The Urgency Of Now

20180413_101345As some of our leaders play the fool, either out of selfish aims or utter ignorance, the urgency of the times requires of us to demand from our leaders a commitment to the African course- the path to the uplifting of the conditions of African masses. If it was urgent in 1963, that urgency has only grown. As dire as the situation seems, there is still hope, and hope married to genuine effort, yields positive results, makes dreams come true.

As African Liberation Day approaches, a day set aside to celebrate the birth of the Organization of African Unity, a prelude to the African Union, and what better way to celebrate the day than reflect on the concerns of one of the visionary leaders, if not the pioneer of African Liberation – Dr. Kwame Nkrumah. It is not only pertinent that we reflect on his words, but make concerted efforts to rekindle the dream and make moves towards realizing them.

Here are excerpts from his speech at the Conference of African Heads of State in Addis Ababa on May 24, 1963: (Courtesy of

Our objective is African Union now. There is no time to waste. We must unite now or perish. I am confident that by our concerted effort and determination, we shall lay here the foundations for a continental Union of African States.

A whole continent has imposed a mandate upon us to lay the foundation of our Union at this Conference. It is our responsibility to execute this mandate by creating here and now the formula upon which the requisite superstructure may be erected.

On this continent, it has not taken us long to discover that the struggle against colonialism does not end with the attainment of national independence. Independence is only the prelude to a new and more involved struggle for the right to conduct our own economic and social affairs, to construct our society according to our aspirations, unhampered by crushing and humiliating neo-colonialist controls and interference.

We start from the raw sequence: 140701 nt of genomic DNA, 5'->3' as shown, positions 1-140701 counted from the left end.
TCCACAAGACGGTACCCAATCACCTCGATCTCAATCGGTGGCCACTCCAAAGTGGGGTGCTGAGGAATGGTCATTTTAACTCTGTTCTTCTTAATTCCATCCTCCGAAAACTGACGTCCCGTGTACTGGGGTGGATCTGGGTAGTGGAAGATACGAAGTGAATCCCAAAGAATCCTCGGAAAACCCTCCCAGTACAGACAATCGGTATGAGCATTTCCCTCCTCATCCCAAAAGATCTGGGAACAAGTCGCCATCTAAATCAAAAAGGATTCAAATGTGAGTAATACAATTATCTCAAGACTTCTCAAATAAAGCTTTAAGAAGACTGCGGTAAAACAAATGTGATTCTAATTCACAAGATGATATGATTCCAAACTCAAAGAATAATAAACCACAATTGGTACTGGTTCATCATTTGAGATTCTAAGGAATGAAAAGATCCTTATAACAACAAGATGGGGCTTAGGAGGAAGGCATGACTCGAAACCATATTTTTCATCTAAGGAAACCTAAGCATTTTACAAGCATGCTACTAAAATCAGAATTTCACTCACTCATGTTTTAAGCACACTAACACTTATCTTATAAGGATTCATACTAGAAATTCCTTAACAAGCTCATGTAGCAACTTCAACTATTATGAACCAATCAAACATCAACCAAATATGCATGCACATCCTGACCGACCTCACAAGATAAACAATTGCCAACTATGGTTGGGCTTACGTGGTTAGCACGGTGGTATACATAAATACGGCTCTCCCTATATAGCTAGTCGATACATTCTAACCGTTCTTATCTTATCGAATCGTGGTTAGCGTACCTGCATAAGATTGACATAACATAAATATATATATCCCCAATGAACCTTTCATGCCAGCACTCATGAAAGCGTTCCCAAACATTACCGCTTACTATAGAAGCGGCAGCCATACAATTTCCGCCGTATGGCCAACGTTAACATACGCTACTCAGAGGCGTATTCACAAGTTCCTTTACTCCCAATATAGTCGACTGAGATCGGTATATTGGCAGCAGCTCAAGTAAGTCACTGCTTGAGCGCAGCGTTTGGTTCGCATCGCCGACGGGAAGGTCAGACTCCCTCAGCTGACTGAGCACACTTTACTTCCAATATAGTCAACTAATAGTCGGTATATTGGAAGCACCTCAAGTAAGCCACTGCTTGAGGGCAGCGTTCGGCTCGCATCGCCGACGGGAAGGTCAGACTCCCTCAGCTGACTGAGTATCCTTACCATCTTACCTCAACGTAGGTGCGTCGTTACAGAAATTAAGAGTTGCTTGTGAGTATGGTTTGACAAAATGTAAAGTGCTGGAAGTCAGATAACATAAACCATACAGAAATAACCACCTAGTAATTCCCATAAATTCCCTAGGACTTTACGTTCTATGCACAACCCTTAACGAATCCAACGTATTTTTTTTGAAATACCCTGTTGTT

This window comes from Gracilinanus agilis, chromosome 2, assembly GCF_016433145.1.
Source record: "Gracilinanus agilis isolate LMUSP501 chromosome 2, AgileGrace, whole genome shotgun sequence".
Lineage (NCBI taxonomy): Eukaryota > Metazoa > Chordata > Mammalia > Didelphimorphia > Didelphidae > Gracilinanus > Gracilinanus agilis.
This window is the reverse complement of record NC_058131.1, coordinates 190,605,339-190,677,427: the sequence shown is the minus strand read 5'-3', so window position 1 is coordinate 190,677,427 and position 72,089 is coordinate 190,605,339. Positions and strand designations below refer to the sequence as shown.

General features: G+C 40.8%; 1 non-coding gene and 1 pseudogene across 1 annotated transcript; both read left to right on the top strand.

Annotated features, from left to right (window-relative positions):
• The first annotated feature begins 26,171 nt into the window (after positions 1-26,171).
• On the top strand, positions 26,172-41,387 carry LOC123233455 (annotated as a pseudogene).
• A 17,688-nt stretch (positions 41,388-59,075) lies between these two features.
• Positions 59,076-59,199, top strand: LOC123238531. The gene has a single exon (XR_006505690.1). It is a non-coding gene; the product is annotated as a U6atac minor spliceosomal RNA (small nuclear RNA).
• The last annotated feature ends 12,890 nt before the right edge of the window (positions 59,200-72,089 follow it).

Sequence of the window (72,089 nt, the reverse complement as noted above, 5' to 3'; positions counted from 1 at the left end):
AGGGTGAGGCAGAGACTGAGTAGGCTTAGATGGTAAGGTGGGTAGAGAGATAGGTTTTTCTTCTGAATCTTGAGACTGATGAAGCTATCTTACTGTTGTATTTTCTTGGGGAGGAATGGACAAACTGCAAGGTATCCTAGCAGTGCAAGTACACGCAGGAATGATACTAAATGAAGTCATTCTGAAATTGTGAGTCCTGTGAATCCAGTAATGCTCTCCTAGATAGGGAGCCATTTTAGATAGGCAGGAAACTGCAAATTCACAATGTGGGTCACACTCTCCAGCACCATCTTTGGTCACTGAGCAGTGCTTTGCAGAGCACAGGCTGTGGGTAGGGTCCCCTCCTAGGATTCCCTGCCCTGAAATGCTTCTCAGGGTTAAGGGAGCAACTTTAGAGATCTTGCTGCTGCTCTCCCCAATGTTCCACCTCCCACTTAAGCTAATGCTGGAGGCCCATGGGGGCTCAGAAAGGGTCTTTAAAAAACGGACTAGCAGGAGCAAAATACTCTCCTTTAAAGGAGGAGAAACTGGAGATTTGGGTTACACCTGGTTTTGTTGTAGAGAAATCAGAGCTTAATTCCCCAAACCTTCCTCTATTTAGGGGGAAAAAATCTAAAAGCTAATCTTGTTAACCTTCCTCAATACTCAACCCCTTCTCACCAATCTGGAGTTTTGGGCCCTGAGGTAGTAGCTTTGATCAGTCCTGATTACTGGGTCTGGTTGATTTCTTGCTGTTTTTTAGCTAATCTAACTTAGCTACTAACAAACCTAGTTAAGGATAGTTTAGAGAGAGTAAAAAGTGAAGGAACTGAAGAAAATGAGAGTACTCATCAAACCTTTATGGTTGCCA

From the start, we have been threatened with frustration, where rapid change is imperative and with instability where sustained effort and ordered rule are indispensable.

No sporadic act or pious resolution can resolve our present problems. Nothing will be of avail, except the united act of a united Africa. We have already reached the stage where we must unite or sink into that condition which has made Latin-America the unwilling and distressed prey of imperialism after one-and-a-half centuries of political independence. 

As a continent, we have emerged into independence in a different age, with imperialism grown stronger, more ruthless and experienced, and more dangerous in international associations. Our economic advancements demand the end of colonialist and neo-colonialist domination in Africa.

The unity of our continent, no less than our separate independence, will be delayed, if indeed, we do not lose it, by hobnobbing with colonialism. African Unity is, above all, a political kingdom which can only be gained by political means. The social and economic development of Africa will come only within the political kingdom, not the other way round

Our people supported us in our fight for independence because they believed that African Governments could cure the ills of the past in a way which could never be accomplished under colonial rule. If, therefore, now that we are independent, we allow the same conditions to exist that existed in colonial days, all the resentment which overthrew colonialism will be mobilised against us.